The presented copy comes with a quite extensive package which contains board, USB-UART converter, 2xUSB type-c cables, and screws.

nezha unboxing 1

nezha unboxing 2

Firmware & Operating System

For now, the D1 Nezha development board comes with Tina Linux system which is a fork of the OpenWRT. You can find information about it here. It supports kernels such as Linux3.4, Linux3.10, Linux4.4, Linux4.9, Linux5.4, and others. There are also other distributions available such as Debian (Sipeed and PerfXLab versions) and Fedora. All of them can be found and download here.

On the other hand boot firmware on D1 consists of three parts, which largely correspond to the components used by 64-bit ARM SoCs:

nezha boot flow

  • boot0 - it is modified for this board and used as SPL due to features such as enabling the T-HEAD ISA and MMU extensions.

  • OpenSBI - supervisor which is an interface between too less privileged modes boot0 and TPL bootloader.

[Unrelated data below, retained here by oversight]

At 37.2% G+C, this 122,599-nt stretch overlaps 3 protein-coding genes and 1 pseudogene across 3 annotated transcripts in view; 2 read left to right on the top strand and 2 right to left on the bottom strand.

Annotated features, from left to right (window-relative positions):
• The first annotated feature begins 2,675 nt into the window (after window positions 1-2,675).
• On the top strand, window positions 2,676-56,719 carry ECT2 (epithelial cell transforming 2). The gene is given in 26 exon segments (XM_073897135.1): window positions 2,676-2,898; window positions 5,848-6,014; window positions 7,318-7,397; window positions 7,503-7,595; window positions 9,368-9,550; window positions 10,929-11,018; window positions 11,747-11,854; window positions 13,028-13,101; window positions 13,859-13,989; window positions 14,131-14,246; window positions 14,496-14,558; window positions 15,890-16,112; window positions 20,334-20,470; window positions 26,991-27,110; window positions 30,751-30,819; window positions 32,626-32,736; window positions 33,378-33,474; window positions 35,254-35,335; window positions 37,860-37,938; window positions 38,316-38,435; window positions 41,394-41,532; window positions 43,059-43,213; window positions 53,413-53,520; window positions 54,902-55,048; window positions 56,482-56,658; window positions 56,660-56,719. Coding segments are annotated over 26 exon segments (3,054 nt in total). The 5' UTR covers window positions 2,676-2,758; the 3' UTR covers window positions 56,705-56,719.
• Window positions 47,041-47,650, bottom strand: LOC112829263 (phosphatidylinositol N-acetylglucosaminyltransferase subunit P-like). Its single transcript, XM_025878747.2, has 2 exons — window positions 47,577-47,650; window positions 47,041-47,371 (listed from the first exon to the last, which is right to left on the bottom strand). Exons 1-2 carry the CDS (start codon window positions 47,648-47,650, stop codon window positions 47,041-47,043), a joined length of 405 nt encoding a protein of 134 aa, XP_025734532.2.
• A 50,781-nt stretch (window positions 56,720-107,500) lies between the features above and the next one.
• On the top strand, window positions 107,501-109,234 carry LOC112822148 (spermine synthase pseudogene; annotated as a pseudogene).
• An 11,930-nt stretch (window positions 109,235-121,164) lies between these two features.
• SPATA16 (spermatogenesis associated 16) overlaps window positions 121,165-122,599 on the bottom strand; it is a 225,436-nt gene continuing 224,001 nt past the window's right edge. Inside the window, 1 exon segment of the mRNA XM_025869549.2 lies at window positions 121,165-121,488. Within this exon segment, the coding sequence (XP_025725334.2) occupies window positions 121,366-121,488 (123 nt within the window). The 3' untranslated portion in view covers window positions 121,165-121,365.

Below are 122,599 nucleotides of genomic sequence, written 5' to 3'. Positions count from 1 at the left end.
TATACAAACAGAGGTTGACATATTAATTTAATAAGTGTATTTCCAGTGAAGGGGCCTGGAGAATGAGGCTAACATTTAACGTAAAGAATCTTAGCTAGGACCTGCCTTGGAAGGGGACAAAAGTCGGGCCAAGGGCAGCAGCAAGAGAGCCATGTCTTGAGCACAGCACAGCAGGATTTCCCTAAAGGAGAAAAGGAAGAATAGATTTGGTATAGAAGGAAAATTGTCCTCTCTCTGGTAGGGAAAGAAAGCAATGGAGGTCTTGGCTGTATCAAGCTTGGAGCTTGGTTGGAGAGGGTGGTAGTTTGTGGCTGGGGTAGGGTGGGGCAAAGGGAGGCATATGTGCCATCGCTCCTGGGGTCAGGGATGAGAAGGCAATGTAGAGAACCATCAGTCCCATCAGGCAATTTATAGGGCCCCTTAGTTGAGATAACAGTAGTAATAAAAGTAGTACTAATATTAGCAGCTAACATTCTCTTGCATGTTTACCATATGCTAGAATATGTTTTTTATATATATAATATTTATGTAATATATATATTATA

• U-Boot - TPL bootloader which initializes additional hardware and loads kernel from storage or the network.

More information can be found at linux-sunxi wiki.

First boot

As it is described in many posts and comments on the entire internet, the board was shipped with Tina Linux installed at NAND. Below you can see bootlog from this version:

asciicast

As you can see first two lines come from boot0 and then further are OpenSBI and U-Boot. If you analyze logs you should manage that kernel and rootfs are loaded from NAND:

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device nand0 <nand>, # parts = 4

After Tina starts up, the green LED blinks.

nezha tina